Where Is Robertson Fire District, and Why Do They Take So Much of Hazelwood’s Tax Money?
Over the past two decades, a smoldering fire has been slowly burning in North St. Louis County. No, I’m not talking about the Bridgeton landfill fire; I’m talking about the Robertson Fire District (Robertson).
A few decades back, the City of Hazelwood annexed some adjoining land into the city. That land was previously unincorporated and had been served by the Robertson Fire Department. Because of an arcane and misguided law applicable in St. Louis County (RSMO §72.418), Hazelwood was required to pay Robertson the property tax revenue in the annexed area for Robertson to continue providing service there, even though Hazelwood was entirely willing and able to provide fire services in that area via its own municipal fire department at lower cost. As part of the agreement reached after the annexation, the residents of the area pay a portion of the property tax (as is normal), but the city itself pays anything above the initial tax level. Since that agreement was reached a long time ago, voters in Robertson have approved extremely high property tax rates, which is easy to do because the city—not the property owners—is responsible for the increased property taxes for the portion of the fire district that lies in Hazelwood. Confusing? Yes, it is, and that’s the point. Fragmented government, low-turnout elections, obscure special taxing districts, politically active public-employee unions: taken together, they create the perfect environment for government mismanagement and abuse.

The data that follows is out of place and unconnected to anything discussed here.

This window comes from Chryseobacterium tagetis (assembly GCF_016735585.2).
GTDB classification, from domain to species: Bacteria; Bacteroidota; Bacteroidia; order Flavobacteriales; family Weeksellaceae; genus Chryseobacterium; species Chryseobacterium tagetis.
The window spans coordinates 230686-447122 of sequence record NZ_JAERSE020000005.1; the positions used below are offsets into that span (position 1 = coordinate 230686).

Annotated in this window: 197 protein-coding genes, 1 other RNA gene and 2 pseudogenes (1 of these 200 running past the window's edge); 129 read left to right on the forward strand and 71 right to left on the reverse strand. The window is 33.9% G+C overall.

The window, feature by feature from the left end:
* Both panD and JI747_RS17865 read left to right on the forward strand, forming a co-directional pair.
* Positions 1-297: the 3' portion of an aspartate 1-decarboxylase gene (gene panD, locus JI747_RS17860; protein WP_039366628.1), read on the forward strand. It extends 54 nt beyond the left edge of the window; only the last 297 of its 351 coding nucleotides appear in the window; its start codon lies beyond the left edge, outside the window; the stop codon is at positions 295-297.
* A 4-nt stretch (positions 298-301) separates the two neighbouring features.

The situation has gotten so bad that Hazelwood is saying it may have to declare bankruptcy. Some residents of Hazelwood have put together a citizen’s group to demand change, and they have successfully placed a recall election for the Robertson board on the November ballot. Average citizens are now engaged in this issue, and that is what the Robertson board should fear the most.
What is the solution here? Well, there are several options. There is the political solution, which will be addressed in the upcoming recall vote. Then there is the direct policy solution, which is to repeal RSMO §72.418 and allow municipal fire departments to serve annexed areas. But there is a bigger issue here, and that is the political influence of the firefighters union and its ability to dominate independent fire districts (and some municipal fire departments, too, no doubt). From this Post-Dispatch story:
Also opposed is Local 2665 of the International Association of Fire Fighters. Only a handful of districts in St. Louis, St. Charles and Jefferson County—including the Northeast district—have fire boards controlled by directors whose campaigns weren’t backed by the union.
The Robertson issue is just one local example of this larger debate. I saw what happened when local politicians in University City tried to oppose the fire union, and it wasn’t pretty. I commend the Hazelwood elected officials for their stance here, but to stop the abuses of firefighters unions in our area many more voters and local officials will need to get involved.